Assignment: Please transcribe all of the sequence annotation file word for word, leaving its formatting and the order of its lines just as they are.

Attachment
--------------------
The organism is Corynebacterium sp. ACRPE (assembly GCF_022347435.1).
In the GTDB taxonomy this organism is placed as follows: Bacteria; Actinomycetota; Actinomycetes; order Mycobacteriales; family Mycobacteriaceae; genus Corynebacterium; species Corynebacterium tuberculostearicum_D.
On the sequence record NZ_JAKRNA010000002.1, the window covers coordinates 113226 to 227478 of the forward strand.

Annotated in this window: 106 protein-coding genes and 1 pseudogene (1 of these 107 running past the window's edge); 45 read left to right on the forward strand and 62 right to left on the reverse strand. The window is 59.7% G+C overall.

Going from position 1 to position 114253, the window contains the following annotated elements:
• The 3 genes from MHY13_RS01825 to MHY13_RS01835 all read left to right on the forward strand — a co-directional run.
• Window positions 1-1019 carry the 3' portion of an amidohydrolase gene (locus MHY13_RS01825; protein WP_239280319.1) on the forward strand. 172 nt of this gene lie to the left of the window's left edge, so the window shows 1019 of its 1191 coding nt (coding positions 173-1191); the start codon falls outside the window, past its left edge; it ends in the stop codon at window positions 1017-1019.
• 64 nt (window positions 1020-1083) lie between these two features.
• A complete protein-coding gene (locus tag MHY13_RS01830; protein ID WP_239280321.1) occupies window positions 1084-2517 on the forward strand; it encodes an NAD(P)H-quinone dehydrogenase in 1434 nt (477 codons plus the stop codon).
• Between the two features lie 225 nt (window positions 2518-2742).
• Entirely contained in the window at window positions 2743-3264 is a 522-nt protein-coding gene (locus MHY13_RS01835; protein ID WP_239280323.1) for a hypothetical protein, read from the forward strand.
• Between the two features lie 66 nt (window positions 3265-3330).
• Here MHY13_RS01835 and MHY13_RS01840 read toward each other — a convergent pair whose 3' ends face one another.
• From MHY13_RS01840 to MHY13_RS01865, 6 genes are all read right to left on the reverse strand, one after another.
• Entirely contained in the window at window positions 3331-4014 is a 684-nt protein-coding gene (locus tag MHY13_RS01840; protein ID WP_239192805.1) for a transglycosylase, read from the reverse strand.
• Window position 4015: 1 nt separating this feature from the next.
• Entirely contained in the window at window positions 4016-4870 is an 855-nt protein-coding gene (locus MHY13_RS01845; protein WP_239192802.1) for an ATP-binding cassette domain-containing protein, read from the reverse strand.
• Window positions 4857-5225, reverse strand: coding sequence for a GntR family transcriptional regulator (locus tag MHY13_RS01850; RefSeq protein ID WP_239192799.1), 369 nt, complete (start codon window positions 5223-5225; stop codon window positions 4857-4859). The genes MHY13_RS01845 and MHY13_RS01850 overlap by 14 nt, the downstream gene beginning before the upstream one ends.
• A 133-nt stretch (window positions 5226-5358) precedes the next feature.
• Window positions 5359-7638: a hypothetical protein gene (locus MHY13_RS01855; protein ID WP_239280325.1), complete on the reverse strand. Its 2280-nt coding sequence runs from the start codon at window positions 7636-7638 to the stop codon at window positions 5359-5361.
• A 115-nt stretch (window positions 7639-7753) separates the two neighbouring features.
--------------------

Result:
The organism is Corynebacterium sp. ACRPE (assembly GCF_022347435.1).
In the GTDB taxonomy this organism is placed as follows: Bacteria; Actinomycetota; Actinomycetes; order Mycobacteriales; family Mycobacteriaceae; genus Corynebacterium; species Corynebacterium tuberculostearicum_D.
On the sequence record NZ_JAKRNA010000002.1, the window covers coordinates 113226 to 227478 of the forward strand.

Annotated in this window: 106 protein-coding genes and 1 pseudogene (1 of these 107 running past the window's edge); 45 read left to right on the forward strand and 62 right to left on the reverse strand. The window is 59.7% G+C overall.

Going from position 1 to position 114253, the window contains the following annotated elements:
• The 3 genes from MHY13_RS01825 to MHY13_RS01835 all read left to right on the forward strand — a co-directional run.
• Window positions 1-1019 carry the 3' portion of an amidohydrolase gene (locus MHY13_RS01825; protein WP_239280319.1) on the forward strand. 172 nt of this gene lie to the left of the window's left edge, so the window shows 1019 of its 1191 coding nt (coding positions 173-1191); the start codon falls outside the window, past its left edge; it ends in the stop codon at window positions 1017-1019.
• 64 nt (window positions 1020-1083) lie between these two features.
• A complete protein-coding gene (locus tag MHY13_RS01830; protein ID WP_239280321.1) occupies window positions 1084-2517 on the forward strand; it encodes an NAD(P)H-quinone dehydrogenase in 1434 nt (477 codons plus the stop codon).
• Between the two features lie 225 nt (window positions 2518-2742).
• Entirely contained in the window at window positions 2743-3264 is a 522-nt protein-coding gene (locus MHY13_RS01835; protein ID WP_239280323.1) for a hypothetical protein, read from the forward strand.
• Between the two features lie 66 nt (window positions 3265-3330).
• Here MHY13_RS01835 and MHY13_RS01840 read toward each other — a convergent pair whose 3' ends face one another.
• From MHY13_RS01840 to MHY13_RS01865, 6 genes are all read right to left on the reverse strand, one after another.
• Entirely contained in the window at window positions 3331-4014 is a 684-nt protein-coding gene (locus tag MHY13_RS01840; protein ID WP_239192805.1) for a transglycosylase, read from the reverse strand.
• Window position 4015: 1 nt separating this feature from the next.
• Entirely contained in the window at window positions 4016-4870 is an 855-nt protein-coding gene (locus MHY13_RS01845; protein WP_239192802.1) for an ATP-binding cassette domain-containing protein, read from the reverse strand.
• Window positions 4857-5225, reverse strand: coding sequence for a GntR family transcriptional regulator (locus tag MHY13_RS01850; RefSeq protein ID WP_239192799.1), 369 nt, complete (start codon window positions 5223-5225; stop codon window positions 4857-4859). The genes MHY13_RS01845 and MHY13_RS01850 overlap by 14 nt, the downstream gene beginning before the upstream one ends.
• A 133-nt stretch (window positions 5226-5358) precedes the next feature.
• Window positions 5359-7638: a hypothetical protein gene (locus MHY13_RS01855; protein ID WP_239280325.1), complete on the reverse strand. Its 2280-nt coding sequence runs from the start codon at window positions 7636-7638 to the stop codon at window positions 5359-5361.
• A 115-nt stretch (window positions 7639-7753) separates the two neighbouring features.